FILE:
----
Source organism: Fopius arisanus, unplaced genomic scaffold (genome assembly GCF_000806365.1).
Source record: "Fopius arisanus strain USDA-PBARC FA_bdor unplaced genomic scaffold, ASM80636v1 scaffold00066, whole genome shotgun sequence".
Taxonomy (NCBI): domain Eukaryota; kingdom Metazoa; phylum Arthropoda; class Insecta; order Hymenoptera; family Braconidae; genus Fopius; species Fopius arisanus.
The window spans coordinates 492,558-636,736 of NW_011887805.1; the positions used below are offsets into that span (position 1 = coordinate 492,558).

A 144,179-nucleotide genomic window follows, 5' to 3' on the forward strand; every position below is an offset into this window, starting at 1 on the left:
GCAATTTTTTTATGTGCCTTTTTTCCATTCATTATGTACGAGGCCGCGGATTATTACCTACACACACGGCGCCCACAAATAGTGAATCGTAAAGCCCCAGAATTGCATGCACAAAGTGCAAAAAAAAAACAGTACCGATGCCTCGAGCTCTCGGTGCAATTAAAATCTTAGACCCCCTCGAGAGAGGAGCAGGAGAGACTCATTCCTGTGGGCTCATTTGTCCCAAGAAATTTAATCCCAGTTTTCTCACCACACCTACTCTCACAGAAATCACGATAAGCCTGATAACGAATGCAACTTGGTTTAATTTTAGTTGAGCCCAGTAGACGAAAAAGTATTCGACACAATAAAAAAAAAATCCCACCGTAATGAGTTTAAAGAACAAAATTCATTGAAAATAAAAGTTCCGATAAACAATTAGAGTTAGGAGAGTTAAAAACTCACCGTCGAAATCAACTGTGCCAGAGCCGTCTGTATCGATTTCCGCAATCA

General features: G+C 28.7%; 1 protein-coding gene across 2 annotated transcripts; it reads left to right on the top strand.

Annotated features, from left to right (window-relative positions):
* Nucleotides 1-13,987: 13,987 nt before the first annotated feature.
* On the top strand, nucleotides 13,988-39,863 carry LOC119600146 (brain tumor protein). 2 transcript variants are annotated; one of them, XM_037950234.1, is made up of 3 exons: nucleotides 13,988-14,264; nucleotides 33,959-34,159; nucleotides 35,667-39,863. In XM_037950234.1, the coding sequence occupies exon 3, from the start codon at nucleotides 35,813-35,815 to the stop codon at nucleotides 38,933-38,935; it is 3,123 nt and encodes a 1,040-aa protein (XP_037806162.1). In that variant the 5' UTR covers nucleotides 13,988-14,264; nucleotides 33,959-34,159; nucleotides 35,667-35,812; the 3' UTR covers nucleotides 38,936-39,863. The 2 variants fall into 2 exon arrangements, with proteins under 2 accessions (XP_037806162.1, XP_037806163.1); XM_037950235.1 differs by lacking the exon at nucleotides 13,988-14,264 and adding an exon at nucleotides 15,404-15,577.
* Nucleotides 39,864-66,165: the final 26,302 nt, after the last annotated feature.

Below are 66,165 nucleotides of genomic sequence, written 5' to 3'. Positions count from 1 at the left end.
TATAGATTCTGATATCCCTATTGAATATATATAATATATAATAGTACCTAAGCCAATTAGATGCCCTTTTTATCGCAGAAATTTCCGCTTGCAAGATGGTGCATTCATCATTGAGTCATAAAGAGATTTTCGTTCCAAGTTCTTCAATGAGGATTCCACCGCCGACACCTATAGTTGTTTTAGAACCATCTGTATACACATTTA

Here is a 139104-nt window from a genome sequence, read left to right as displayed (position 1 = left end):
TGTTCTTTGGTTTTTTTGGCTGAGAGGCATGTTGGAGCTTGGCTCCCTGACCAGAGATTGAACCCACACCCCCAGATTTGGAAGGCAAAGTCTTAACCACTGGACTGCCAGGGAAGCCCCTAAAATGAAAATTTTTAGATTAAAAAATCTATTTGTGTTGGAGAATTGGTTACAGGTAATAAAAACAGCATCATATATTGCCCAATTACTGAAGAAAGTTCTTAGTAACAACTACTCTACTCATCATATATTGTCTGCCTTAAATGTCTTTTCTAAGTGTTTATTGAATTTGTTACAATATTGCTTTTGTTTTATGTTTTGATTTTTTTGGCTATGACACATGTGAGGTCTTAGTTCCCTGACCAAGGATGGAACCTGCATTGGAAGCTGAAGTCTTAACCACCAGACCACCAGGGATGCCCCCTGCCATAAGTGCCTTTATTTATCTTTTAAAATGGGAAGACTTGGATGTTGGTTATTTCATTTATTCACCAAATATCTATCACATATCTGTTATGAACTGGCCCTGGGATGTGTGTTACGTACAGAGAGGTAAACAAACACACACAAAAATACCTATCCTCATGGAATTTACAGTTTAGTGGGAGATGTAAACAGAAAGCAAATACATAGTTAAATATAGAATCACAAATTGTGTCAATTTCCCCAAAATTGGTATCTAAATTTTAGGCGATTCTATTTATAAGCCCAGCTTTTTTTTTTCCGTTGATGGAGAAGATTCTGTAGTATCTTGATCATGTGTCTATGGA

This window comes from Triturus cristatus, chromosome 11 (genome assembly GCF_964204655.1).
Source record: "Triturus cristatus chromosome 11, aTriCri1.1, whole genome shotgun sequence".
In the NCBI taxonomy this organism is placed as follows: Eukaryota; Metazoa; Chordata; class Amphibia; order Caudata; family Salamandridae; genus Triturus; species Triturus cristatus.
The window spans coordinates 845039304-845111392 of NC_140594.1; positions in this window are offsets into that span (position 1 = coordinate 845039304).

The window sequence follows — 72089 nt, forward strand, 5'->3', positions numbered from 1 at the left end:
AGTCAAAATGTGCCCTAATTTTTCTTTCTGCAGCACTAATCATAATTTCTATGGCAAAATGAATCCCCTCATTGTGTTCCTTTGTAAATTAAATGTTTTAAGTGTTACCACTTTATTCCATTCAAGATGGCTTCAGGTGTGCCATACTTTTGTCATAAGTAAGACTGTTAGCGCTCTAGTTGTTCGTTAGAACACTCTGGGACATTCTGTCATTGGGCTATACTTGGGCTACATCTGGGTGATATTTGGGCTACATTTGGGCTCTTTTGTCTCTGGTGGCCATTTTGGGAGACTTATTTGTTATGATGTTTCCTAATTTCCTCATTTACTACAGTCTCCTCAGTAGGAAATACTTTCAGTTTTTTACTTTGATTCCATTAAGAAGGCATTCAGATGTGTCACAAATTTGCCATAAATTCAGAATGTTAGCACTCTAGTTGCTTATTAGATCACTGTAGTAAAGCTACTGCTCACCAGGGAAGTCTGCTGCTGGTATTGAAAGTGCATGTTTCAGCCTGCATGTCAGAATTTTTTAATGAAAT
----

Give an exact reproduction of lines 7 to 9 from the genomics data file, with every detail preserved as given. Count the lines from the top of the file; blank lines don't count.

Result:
General features: G+C 28.7%; 1 protein-coding gene across 2 annotated transcripts; it reads left to right on the top strand.

Annotated features, from left to right (window-relative positions):
* Nucleotides 1-13,987: 13,987 nt before the first annotated feature.